When it comes to arranging Christmas events Jodie Brazier, comms consultant at agency TopLine Comms, advises that you leave no stone unturned: “From my experience of working in a B2B PR agency, Christmas is a great opportunity for building relationships between clients and journalists. My top tip for organising Christmas events is to make sure that you’ve triple checked everything and make it feel personal. There is no such thing as being over-prepared for a PR event. From the big things like checking the venue set up, to making sure you have everyone’s contact details in case needed on the day, to making sure you know everyone’s dietary requirements – make sure to check it all. It’s also important to make an event feel personal, the easiest way to do this is by having a very carefully constructed seating plan. For example, if you have a journalist attending the event who is interested in electric vehicles, make sure to sit them next to an electric vehicle expert.”
Work more flexibly
Aliya Vigor-Robertson, co-founder of HR specialists JourneyHR, suggests that you watch your stress levels and look after yourself: “Working in PR means that your professional life and social life often collide in the run-up to Christmas, so you’ll need to make sure you don’t burn out. It’s important to balance any work commitments with other tasks that crop up at this time of year, whether it’s seeing friends or just wrapping gifts. Achieving this healthy work-life balance is not only essential for your wellbeing, but also makes you more focused and productive at work, so your employer benefits too.
“Given all the activity that the festive season brings, you may also want to ask about the opportunity to work more flexibly, so you can spend less time commuting and more time with family. More and more companies are recognising the importance of employee wellbeing, so Christmas is the perfect time to ensure that both your personal and professional needs are being met.”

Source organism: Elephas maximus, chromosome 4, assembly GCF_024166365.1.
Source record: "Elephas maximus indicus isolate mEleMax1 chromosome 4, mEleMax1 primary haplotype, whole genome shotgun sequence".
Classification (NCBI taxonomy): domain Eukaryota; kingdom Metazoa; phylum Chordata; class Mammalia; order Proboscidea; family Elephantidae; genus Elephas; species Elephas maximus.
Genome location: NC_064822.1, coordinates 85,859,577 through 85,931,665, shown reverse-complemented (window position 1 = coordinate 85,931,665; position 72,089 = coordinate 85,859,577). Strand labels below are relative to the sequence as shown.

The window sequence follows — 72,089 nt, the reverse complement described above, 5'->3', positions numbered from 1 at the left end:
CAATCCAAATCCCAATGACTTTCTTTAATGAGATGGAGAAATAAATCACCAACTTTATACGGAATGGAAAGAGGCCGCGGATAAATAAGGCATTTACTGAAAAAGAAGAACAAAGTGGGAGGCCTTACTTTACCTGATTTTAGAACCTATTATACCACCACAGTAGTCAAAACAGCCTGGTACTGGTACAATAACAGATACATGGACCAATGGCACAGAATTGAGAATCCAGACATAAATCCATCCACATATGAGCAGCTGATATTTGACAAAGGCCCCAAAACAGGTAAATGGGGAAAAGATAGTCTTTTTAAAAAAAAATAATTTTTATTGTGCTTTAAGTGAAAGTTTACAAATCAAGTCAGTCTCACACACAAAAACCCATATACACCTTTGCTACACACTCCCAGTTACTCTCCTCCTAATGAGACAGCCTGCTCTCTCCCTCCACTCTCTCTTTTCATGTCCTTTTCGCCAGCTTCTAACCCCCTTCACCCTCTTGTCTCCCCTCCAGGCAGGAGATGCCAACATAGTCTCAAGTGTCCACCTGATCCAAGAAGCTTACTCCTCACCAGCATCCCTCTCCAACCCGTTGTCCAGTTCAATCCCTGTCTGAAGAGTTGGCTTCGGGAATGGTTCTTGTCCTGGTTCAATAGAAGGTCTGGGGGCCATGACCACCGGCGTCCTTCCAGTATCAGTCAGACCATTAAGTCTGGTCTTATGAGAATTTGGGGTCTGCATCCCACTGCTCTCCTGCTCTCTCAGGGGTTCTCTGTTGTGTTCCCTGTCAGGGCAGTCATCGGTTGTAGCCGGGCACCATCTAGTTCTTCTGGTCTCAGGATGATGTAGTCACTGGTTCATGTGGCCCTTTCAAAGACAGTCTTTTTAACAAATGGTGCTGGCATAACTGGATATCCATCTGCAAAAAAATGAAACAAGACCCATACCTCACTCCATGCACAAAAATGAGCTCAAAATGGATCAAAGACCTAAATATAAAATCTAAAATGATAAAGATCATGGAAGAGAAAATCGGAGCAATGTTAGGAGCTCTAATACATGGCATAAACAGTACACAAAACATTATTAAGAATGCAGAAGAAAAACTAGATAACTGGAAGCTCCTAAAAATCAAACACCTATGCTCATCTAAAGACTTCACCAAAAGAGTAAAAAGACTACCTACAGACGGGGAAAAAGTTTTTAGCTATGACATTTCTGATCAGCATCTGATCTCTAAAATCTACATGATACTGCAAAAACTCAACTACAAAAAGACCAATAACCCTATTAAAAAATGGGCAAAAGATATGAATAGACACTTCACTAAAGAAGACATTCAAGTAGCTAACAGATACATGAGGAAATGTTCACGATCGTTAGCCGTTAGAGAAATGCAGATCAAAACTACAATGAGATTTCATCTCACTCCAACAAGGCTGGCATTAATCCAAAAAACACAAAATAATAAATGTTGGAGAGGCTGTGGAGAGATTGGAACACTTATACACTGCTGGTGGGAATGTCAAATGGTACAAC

Party, party, party!
Tips for being a party star rather than a party pooper
Jane Austin, founder of agency Persuasion Communications, says it is hard to keep a balance at Christmas parties, so it is important to stay in control (and, if possible, eat fondue): “I love a Christmas party, but in an era coloured by Brexit anxiety and justifiable on-going MeToo concerns in which the old-style Mad Men approach of placing heavy drinking at the epicentre of employee engagement feels increasingly out of step with today’s wider business culture, Christmas party season can be a minefield. Last year, adland even merited its own Christmas party season sexual harassment awareness campaign, courtesy of campaign group TimeTo. Aside from saving myself to really let my hair down when I’m with family and friends, I say: do grasp the chance to reinforce relationships with clients and colleagues, but keep it short and sweet. Don’t talk work excessively, or get too serious. Get merry, not pissed. And whenever the opportunity arises, eat fondue.”
Make sure someone is in charge
Tracy Nolan, co-founder, of journalist request service PressPlugs, says someone needs to be in control: “Have one seasoned senior to keep a reign on what’s happening if you have a Christmas party. It doesn’t mean being a killjoy, but the truth is business and pleasure can be a tricky balance, so having a sensible head keeping people in line is no bad thing. After all, you are still representing the business and a mix of alcohol, clients and office politics can mean some disasters, where the repercussions could be hideous. However, not for one minute do I suggest cancelling festivities, which too many businesses have done in recent times! Handled carefully a lot of fun can be had and morale built. It needs guidelines though.”
Be drink aware
Lastly, and very importantly, Holly Pither, MD and founder of agency Tribe PR offers advice that all PROs should follow if they want to make the right impression at a PR party: “Always be two drinks behind your client!”
To end on a festive note, all that remains for us to say is: “Cheers!”